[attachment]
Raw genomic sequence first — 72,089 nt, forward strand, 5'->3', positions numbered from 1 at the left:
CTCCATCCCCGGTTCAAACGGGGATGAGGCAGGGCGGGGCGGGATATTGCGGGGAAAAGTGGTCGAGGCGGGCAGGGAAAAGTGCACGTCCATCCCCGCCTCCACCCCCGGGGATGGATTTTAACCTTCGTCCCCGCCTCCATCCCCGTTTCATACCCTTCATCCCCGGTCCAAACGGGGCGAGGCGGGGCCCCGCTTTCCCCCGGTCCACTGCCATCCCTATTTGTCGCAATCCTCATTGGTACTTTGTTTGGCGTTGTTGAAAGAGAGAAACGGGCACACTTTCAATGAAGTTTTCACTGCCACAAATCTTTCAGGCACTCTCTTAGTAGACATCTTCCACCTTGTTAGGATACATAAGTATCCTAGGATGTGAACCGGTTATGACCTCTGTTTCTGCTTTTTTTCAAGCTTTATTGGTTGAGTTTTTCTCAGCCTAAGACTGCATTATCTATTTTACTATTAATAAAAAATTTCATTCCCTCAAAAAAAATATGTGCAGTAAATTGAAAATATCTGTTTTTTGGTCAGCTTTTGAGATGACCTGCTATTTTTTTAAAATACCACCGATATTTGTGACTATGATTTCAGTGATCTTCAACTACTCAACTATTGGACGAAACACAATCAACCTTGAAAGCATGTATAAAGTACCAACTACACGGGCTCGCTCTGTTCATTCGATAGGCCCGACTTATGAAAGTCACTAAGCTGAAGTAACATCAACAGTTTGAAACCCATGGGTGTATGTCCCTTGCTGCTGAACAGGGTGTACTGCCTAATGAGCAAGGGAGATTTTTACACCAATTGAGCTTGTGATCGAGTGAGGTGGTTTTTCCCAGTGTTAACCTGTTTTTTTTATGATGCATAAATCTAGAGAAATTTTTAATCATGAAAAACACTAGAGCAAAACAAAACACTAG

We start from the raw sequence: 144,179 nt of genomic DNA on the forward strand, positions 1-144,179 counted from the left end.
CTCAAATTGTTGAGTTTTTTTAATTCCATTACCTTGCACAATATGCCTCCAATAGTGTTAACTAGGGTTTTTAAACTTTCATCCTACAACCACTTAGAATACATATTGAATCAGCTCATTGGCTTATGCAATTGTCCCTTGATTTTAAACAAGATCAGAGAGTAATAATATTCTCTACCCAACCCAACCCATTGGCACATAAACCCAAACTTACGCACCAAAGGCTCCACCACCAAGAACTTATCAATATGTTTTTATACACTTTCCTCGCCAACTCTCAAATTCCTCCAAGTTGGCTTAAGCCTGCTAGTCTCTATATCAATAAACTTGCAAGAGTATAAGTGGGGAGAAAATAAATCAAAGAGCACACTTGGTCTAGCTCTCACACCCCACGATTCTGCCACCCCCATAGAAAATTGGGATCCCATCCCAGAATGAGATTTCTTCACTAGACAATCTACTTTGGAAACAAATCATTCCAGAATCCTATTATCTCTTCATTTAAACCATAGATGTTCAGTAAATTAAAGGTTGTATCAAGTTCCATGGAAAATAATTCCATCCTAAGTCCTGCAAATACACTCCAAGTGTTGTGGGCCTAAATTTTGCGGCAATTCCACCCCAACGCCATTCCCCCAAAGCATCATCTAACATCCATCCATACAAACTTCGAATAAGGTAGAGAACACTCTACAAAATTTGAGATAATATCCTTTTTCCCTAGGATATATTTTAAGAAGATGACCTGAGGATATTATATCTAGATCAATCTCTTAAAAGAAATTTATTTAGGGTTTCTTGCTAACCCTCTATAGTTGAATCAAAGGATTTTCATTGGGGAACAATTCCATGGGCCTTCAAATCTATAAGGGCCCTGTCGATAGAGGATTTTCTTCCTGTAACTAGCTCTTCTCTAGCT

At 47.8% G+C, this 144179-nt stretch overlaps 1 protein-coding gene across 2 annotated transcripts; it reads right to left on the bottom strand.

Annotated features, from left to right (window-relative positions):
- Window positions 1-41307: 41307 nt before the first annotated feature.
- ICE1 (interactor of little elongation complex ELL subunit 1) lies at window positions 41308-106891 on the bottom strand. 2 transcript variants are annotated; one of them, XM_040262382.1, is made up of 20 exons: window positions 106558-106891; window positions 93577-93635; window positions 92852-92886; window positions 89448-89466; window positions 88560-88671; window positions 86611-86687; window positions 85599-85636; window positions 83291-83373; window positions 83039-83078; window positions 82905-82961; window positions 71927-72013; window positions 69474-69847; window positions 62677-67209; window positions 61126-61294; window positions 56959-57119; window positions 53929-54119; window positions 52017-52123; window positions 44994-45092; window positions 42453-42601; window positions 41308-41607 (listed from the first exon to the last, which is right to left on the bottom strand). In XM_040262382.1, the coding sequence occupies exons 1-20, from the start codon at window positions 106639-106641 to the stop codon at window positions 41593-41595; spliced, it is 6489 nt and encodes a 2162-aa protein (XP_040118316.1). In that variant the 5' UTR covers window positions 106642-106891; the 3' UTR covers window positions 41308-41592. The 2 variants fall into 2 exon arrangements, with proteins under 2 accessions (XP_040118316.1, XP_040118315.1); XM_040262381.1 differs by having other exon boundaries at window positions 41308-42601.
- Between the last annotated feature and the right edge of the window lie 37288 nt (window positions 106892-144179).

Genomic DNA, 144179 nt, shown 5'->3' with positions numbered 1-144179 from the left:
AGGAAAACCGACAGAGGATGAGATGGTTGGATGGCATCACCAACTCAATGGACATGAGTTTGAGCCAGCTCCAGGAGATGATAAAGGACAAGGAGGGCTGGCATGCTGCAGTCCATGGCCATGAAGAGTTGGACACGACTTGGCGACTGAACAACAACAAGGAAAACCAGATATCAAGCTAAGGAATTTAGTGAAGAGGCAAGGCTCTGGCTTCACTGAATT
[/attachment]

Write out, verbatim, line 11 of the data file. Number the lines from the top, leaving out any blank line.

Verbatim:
AGGAAAACCGACAGAGGATGAGATGGTTGGATGGCATCACCAACTCAATGGACATGAGTTTGAGCCAGCTCCAGGAGATGATAAAGGACAAGGAGGGCTGGCATGCTGCAGTCCATGGCCATGAAGAGTTGGACACGACTTGGCGACTGAACAACAACAAGGAAAACCAGATATCAAGCTAAGGAATTTAGTGAAGAGGCAAGGCTCTGGCTTCACTGAATT